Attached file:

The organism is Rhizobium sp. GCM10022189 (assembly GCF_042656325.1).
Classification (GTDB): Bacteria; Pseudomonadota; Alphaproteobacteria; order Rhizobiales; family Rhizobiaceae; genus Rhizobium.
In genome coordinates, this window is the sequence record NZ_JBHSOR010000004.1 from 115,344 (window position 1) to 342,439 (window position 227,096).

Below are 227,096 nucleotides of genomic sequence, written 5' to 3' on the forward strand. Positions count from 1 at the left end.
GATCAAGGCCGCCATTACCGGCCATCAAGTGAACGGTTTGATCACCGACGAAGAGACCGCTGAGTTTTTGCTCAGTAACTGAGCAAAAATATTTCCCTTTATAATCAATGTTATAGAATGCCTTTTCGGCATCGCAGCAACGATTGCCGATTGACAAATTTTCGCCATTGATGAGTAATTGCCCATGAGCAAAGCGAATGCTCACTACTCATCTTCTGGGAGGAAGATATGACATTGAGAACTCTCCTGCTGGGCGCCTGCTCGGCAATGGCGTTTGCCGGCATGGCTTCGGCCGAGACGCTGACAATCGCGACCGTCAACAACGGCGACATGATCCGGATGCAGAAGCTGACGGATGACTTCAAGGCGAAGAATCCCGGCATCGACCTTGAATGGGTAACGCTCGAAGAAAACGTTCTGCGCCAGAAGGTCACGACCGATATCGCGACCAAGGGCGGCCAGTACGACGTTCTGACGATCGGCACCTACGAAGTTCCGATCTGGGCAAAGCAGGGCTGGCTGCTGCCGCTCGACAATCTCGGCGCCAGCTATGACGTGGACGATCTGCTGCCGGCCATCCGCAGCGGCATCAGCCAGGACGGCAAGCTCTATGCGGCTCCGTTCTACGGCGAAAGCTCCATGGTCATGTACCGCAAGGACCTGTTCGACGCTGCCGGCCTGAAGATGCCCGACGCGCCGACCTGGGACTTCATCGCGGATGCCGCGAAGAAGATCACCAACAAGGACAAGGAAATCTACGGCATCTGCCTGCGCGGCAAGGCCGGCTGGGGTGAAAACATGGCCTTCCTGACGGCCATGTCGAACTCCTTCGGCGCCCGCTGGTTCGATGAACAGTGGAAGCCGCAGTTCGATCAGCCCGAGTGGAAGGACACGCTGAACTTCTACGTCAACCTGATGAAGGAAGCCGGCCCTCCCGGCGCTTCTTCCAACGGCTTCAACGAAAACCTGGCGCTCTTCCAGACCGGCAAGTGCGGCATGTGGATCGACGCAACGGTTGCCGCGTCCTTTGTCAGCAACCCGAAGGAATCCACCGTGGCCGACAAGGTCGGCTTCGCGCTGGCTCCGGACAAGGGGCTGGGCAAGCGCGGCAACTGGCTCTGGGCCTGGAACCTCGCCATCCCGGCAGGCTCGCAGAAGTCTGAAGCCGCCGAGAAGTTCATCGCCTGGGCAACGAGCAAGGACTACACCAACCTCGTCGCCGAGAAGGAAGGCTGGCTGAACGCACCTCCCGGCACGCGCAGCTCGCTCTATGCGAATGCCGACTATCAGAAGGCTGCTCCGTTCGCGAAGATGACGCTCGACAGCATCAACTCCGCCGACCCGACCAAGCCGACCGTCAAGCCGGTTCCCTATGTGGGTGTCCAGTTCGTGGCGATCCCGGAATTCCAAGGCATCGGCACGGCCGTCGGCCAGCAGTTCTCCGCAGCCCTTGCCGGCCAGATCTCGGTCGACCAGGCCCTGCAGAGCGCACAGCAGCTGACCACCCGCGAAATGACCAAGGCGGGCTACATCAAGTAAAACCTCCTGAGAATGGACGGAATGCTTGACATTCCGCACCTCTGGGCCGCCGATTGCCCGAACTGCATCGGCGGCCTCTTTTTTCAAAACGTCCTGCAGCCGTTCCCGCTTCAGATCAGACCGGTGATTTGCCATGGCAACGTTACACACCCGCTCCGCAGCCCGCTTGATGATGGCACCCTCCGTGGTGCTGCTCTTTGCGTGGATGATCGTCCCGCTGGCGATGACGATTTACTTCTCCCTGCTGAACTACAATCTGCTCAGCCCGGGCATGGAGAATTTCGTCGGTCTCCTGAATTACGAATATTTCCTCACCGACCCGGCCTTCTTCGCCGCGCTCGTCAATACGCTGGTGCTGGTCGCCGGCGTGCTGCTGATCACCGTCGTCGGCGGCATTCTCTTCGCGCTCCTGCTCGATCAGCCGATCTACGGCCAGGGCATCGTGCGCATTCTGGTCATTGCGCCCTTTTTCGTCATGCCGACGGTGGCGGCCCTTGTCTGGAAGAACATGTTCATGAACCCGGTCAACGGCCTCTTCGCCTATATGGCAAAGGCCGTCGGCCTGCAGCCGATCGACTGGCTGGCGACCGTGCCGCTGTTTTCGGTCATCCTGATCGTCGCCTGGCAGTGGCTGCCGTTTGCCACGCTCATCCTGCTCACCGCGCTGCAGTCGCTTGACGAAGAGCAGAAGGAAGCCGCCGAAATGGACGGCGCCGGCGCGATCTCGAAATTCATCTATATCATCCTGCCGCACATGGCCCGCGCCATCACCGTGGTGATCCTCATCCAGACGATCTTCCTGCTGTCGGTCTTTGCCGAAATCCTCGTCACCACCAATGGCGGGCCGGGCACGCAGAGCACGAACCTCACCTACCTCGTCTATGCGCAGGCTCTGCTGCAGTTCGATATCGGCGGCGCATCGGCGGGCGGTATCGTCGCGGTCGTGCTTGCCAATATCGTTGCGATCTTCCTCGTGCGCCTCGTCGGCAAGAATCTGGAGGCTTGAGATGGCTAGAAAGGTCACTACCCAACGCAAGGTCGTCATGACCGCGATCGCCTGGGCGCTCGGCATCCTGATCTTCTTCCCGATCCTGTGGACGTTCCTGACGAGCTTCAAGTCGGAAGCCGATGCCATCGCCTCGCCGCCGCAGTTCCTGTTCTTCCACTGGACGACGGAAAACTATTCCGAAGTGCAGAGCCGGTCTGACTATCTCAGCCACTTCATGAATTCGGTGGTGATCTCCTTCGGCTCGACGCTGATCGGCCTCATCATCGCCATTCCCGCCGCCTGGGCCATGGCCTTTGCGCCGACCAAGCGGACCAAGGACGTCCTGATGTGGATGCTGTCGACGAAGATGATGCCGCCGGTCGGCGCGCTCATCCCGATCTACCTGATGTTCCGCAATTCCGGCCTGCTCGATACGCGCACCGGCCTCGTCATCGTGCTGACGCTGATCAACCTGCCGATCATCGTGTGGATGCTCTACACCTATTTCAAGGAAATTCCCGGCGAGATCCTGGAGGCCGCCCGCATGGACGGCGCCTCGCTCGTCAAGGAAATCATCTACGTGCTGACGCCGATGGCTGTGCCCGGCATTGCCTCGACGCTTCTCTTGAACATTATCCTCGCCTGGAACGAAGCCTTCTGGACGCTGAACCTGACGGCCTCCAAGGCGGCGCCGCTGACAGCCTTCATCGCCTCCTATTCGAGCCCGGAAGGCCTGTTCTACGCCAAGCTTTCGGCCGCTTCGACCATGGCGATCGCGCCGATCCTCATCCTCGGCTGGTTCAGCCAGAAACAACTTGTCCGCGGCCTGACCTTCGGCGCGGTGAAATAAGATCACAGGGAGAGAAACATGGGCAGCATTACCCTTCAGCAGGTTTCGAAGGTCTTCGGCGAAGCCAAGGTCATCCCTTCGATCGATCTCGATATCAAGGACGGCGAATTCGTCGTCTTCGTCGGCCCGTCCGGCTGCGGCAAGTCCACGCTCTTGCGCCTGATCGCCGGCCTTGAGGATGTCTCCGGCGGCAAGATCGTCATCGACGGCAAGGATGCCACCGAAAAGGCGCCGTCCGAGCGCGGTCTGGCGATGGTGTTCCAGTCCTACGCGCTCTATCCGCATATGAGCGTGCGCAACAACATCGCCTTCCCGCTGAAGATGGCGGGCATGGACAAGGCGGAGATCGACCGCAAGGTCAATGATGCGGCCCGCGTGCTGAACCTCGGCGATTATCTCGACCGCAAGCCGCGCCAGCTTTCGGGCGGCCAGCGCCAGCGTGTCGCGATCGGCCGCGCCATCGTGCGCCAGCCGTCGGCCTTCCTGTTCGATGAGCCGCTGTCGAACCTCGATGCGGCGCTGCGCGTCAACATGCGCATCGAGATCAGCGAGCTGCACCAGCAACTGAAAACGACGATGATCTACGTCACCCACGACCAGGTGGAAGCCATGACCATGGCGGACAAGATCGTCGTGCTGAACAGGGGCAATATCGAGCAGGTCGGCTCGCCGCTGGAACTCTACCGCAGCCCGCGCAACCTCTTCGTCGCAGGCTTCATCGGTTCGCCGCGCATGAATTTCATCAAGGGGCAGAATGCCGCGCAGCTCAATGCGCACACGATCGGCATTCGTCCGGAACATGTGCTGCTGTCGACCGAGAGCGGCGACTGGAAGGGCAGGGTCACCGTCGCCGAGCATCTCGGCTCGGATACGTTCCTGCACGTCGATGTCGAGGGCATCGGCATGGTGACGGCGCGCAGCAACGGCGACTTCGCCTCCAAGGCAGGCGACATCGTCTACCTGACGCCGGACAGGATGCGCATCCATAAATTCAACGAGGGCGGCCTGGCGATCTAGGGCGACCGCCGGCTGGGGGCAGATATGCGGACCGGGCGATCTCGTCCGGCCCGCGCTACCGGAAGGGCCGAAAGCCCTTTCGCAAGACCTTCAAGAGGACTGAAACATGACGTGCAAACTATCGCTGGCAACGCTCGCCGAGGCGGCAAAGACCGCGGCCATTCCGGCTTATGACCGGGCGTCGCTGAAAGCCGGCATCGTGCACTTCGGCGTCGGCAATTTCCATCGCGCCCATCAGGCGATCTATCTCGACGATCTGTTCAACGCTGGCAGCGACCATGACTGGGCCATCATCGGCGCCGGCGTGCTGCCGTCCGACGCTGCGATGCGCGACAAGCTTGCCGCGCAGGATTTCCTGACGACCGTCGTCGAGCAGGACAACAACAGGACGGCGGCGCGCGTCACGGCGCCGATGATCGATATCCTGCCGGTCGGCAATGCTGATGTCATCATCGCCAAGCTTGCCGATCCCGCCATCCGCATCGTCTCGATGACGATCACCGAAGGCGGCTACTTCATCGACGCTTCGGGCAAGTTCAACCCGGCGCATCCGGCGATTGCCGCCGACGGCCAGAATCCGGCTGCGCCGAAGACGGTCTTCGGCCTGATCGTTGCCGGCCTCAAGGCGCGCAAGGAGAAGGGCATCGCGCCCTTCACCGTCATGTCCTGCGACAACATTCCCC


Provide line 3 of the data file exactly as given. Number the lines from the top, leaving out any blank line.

In genome coordinates, this window is the sequence record NZ_JBHSOR010000004.1 from 115,344 (window position 1) to 342,439 (window position 227,096).